Jockey John Velazquez (18), riding Authentic, wins the 146th running of the Kentucky Derby Saturday at Churchill Downs in Louisville, Ky. Photo by John Sommers II/UPI | License Photo
Sept. 5 (UPI) -- Authentic held on through deep stretch Saturday to upset heavy favorite Tiz the Law and win the 146th running of the Kentucky Derby, ending a year-long roller coaster ride for his trainer, Bob Baffert.
The outcome also ended hopes that Tiz the Law, winner of the Belmont Stakes and the Travers Stakes in his last two races, could go on to win a Triple Crown.
The events surrounding the race were as strange as the year itself.
Baffert won the Derby for the sixth time, tying the record held by Ben Jones, although it appeared through much of the year he would be doing well just to get a horse into the race.
One by one, his top hopes, including the winners of both divisions of the Arkansas Derby, succumbed to injuries.
With the Derby pushed back four months from its usual first Saturday in May, Tiz the Law was rolling from race to race, dominating all competition, while Baffert was left with Santa Anita Derby runner-up Authentic and Shared Belief Stakes winner Thousand Words.
Then the strangeness continued, nearly up to Saturday's 7:01 p.m. EDT post time as Thousand Words was startled in the paddock, reared and flipped.
He did not appear to be seriously injured but was scratched on veterinarians' orders. Baffert said his key assistant, Jimmy Barnes, broke his hand trying to restrain the colt.
In true "all's well that ends well" fashion, Authentic then made things right on the track.
With John Velazquez riding, he broke a bit awkwardly from the outside gate, starting behind Tiz the Law. But by the time the field passed the finish line for the first time, he was on a lead he would never surrender.
Jockey Manny Franco got Tiz the Law a nice spot behind the leading trio, made a move into the top of the stretch to challenge Authentic, but then could find no more. He settled for second, 1 1/4 lengths behind the winner.
Mr. Big News, an extreme long shot, was third with a late run. Santa Anita Derby winner Honor A.P., who finished second to Thousand Words in the Shared Belief at Del Mar, finished fourth after a rough start.
"It was crazy what happened in the last 20 minutes," Baffert said shortly after the finish. "The emotions that go through your mind. You go from the bottom to the top."
Then, in the winner's circle, Authentic acted up and Baffert, shying away from the colt, ended up sprawled on the turf.
"I'm OK," he said, ending just another strange chapter.
The trainer credited Velazquez's ride. "He rode the most incredible race. He had it all figured out but he had the horse to do it with," Baffert said.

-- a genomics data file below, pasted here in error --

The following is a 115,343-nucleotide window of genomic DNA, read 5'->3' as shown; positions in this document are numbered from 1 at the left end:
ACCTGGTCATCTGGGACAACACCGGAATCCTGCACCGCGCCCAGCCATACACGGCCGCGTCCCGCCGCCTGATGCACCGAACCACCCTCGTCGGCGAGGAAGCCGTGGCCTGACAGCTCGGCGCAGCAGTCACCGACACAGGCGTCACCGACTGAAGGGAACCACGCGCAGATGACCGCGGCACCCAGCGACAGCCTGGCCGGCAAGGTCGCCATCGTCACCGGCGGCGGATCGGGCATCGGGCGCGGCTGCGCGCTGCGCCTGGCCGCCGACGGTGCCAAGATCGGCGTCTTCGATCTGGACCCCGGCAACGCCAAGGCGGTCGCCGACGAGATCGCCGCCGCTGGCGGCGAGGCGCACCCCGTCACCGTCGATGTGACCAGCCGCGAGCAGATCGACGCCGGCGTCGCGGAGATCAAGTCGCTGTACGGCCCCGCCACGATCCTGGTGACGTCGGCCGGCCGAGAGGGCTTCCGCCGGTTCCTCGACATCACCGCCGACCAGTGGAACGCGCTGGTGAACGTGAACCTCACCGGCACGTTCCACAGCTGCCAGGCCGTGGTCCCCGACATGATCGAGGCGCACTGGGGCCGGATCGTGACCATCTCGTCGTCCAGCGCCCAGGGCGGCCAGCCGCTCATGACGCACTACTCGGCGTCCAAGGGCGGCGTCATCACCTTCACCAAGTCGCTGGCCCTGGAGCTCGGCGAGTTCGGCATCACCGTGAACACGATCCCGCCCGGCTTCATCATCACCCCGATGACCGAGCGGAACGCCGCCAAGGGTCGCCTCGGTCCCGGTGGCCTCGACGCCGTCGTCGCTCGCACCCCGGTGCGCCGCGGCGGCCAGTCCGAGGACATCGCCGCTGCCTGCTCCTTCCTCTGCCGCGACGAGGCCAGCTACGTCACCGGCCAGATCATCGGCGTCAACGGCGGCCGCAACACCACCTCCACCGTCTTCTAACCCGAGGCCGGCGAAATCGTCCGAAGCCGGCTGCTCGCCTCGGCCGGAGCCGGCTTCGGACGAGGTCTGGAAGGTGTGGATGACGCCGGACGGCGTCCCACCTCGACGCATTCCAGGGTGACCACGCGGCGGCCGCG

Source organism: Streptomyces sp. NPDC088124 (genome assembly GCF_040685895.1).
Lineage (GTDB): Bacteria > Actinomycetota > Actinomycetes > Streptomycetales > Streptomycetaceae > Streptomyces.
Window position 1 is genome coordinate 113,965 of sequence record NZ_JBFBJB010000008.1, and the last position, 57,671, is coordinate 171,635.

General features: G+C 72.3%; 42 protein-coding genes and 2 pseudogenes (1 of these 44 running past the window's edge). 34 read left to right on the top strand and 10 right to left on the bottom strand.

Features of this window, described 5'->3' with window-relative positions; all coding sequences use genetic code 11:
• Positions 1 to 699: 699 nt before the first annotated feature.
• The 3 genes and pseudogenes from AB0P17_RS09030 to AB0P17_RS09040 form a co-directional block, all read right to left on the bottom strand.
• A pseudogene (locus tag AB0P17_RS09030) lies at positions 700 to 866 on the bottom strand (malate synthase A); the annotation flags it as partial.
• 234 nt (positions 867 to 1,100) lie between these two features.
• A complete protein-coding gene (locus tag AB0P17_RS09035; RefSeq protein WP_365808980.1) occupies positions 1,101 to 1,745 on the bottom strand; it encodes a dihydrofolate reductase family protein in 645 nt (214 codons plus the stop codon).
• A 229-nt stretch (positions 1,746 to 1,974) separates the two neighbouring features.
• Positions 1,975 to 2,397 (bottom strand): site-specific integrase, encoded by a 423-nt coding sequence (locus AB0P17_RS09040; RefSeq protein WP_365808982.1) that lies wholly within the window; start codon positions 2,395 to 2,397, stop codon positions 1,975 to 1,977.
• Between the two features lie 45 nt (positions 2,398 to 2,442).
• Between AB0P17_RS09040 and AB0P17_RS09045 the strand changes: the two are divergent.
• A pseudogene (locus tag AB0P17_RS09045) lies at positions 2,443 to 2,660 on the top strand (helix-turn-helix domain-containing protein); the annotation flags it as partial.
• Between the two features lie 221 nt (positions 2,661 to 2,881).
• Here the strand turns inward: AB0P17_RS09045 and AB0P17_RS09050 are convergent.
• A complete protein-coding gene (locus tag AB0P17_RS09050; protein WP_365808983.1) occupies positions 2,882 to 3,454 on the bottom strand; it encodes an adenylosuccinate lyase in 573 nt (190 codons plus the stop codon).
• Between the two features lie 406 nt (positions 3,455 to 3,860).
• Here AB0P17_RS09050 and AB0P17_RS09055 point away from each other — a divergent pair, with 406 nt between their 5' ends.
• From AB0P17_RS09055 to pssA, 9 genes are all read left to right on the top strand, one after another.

Authentic, an Into Mischief colt, won his first three races, all in California, and then finished second behind Honor A.P. in the Santa Anita Derby.
He returned from that to win the Grade I Haskell at Monmouth Park in his last start before the Kentucky Derby but nearly blew a big lead in the stretch run there, raising questions whether he could handle the 1 1/4 miles of the Run for the Roses -- questions he answered.
Another unusual note: Authentic is owned in partnership by Spendthrift Farm, owned by B. Wayne Hughes, a decades-long fixture in the sport, and Myracehorse.com, a syndicate with more than 4,000 members, each of who put up a few hundred dollars. Madaket Stables LLC and Starlight racing also have a piece of the colt.
With Tiz the Law winning the Belmont Stakes and Authentic the Kentucky Derby, there will be no Triple Crown winner this year. But those two look to be likely candidates for the Longines Breeders' Cup Classic in two months time, down the road at Keeneland in Lexington, Ky.
Thousand Words' scratch left a field of 15, the smallest since 1998, to load into Churchill Downs' brand-new, 20-stall starting gate.
The Derby had been delayed four months because of COVID-19 protocols.
After trying for months to work out a plan to allow a limited number of spectators, Churchill Downs officials surrendered to the inevitable just weeks before the race and only essential personnel, owners and a few of their guests were on hand rather than the usual cheering throng of 150,000 or so.
There were crowds of Black Lives Matter demonstrators outside Churchill Downs, but the demonstrations appeared to be orderly. A large law enforcement contingent was present around the track.
Kentucky Derby runs without spectators
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